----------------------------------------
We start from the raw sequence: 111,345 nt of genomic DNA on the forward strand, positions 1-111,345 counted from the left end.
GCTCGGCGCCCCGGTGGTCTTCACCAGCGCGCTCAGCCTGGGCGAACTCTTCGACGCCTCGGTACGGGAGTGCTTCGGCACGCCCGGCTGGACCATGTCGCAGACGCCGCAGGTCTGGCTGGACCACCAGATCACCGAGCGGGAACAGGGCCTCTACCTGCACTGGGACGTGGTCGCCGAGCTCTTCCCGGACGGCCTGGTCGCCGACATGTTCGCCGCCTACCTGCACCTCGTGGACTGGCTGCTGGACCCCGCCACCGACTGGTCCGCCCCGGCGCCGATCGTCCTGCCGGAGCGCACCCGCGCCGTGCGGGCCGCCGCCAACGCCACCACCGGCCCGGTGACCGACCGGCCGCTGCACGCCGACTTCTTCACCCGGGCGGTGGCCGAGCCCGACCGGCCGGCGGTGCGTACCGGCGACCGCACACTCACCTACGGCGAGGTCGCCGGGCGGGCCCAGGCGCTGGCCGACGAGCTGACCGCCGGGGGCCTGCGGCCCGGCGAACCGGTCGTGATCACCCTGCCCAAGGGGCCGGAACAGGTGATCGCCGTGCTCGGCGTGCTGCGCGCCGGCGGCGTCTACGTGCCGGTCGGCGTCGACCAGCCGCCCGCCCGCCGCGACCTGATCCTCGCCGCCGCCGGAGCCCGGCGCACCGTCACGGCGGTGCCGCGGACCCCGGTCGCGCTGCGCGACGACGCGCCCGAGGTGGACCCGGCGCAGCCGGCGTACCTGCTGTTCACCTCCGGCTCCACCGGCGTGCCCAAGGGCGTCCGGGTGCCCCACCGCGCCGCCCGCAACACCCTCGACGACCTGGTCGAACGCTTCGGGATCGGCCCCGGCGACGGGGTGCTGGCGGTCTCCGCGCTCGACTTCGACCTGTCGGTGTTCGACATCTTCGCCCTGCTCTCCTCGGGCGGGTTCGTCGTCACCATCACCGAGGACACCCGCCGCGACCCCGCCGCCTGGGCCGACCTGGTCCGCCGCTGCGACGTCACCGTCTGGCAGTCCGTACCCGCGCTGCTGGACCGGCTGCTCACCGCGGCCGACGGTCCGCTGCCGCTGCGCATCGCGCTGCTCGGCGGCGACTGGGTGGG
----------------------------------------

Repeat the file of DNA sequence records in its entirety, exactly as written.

We start from the raw sequence: 111,345 nt of genomic DNA on the forward strand, positions 1-111,345 counted from the left end.
GCTCGGCGCCCCGGTGGTCTTCACCAGCGCGCTCAGCCTGGGCGAACTCTTCGACGCCTCGGTACGGGAGTGCTTCGGCACGCCCGGCTGGACCATGTCGCAGACGCCGCAGGTCTGGCTGGACCACCAGATCACCGAGCGGGAACAGGGCCTCTACCTGCACTGGGACGTGGTCGCCGAGCTCTTCCCGGACGGCCTGGTCGCCGACATGTTCGCCGCCTACCTGCACCTCGTGGACTGGCTGCTGGACCCCGCCACCGACTGGTCCGCCCCGGCGCCGATCGTCCTGCCGGAGCGCACCCGCGCCGTGCGGGCCGCCGCCAACGCCACCACCGGCCCGGTGACCGACCGGCCGCTGCACGCCGACTTCTTCACCCGGGCGGTGGCCGAGCCCGACCGGCCGGCGGTGCGTACCGGCGACCGCACACTCACCTACGGCGAGGTCGCCGGGCGGGCCCAGGCGCTGGCCGACGAGCTGACCGCCGGGGGCCTGCGGCCCGGCGAACCGGTCGTGATCACCCTGCCCAAGGGGCCGGAACAGGTGATCGCCGTGCTCGGCGTGCTGCGCGCCGGCGGCGTCTACGTGCCGGTCGGCGTCGACCAGCCGCCCGCCCGCCGCGACCTGATCCTCGCCGCCGCCGGAGCCCGGCGCACCGTCACGGCGGTGCCGCGGACCCCGGTCGCGCTGCGCGACGACGCGCCCGAGGTGGACCCGGCGCAGCCGGCGTACCTGCTGTTCACCTCCGGCTCCACCGGCGTGCCCAAGGGCGTCCGGGTGCCCCACCGCGCCGCCCGCAACACCCTCGACGACCTGGTCGAACGCTTCGGGATCGGCCCCGGCGACGGGGTGCTGGCGGTCTCCGCGCTCGACTTCGACCTGTCGGTGTTCGACATCTTCGCCCTGCTCTCCTCGGGCGGGTTCGTCGTCACCATCACCGAGGACACCCGCCGCGACCCCGCCGCCTGGGCCGACCTGGTCCGCCGCTGCGACGTCACCGTCTGGCAGTCCGTACCCGCGCTGCTGGACCGGCTGCTCACCGCGGCCGACGGTCCGCTGCCGCTGCGCATCGCGCTGCTCGGCGGCGACTGGGTGGG